Moral Complexity and the Holocaust

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University Press of America, 2009 - History - 236 pages
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This book introduces the first sustained analysis of the idea that the Holocaust constitutes a tension between moral complexity and moral enormity. A great deal has been written in regards to the Holocaust as a powerful symbol, perhaps as the quintessential symbol of moral enormity in the modern era. Less has been said about the human experiences and events of the Holocaust as embodying moral complexity. The author examines those tensions, in part by exploring the categories of victims, bystanders and perpetrators, and suggests novel ways for how we may come to understand the moral landscape of the Holocaust.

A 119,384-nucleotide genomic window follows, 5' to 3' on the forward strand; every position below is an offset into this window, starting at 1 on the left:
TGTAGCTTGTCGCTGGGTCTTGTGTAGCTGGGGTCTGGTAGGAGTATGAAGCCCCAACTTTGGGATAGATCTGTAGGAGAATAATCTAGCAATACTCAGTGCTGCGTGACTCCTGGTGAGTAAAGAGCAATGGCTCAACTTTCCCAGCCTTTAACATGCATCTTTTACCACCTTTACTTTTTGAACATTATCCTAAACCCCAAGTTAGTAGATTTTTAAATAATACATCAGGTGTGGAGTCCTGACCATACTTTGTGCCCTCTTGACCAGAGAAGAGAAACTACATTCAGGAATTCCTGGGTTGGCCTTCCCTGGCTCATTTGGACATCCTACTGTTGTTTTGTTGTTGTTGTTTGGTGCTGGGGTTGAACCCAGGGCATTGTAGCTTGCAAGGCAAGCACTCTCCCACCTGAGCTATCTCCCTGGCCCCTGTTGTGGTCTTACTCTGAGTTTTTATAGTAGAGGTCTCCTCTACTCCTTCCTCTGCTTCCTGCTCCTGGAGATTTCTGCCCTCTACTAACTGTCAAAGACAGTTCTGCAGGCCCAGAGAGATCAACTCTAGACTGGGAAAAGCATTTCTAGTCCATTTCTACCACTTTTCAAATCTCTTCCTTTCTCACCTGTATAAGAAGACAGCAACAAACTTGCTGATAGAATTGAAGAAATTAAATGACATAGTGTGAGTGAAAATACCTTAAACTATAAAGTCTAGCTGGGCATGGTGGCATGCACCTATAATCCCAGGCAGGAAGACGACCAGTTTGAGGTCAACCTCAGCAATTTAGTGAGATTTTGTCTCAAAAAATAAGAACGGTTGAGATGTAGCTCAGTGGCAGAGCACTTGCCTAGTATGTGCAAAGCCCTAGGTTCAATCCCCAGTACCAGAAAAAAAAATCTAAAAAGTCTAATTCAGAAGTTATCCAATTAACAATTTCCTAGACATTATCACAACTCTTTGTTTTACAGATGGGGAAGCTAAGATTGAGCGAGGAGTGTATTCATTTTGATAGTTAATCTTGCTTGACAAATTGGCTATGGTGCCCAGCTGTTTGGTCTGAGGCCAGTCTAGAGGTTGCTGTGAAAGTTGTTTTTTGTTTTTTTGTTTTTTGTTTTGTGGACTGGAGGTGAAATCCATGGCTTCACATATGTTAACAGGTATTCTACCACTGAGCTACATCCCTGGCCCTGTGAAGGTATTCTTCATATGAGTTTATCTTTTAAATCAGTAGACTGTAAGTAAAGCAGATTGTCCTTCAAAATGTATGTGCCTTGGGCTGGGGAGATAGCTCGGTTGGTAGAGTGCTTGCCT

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A Topography of Moral Complexity
Ordinary People in ExtraOrdinary Situations
Dimensions of Moral Complexity

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About the author (2009)

Dr. Marc Fellman works in research governance at the University of Notre Dame, Australia. He is also a contributor to an edited volume by Pedro Tabensky, Judging and Understanding: Essays on Free Will, Narrative, Meaning, and the Ethical Limits of Condemnation.

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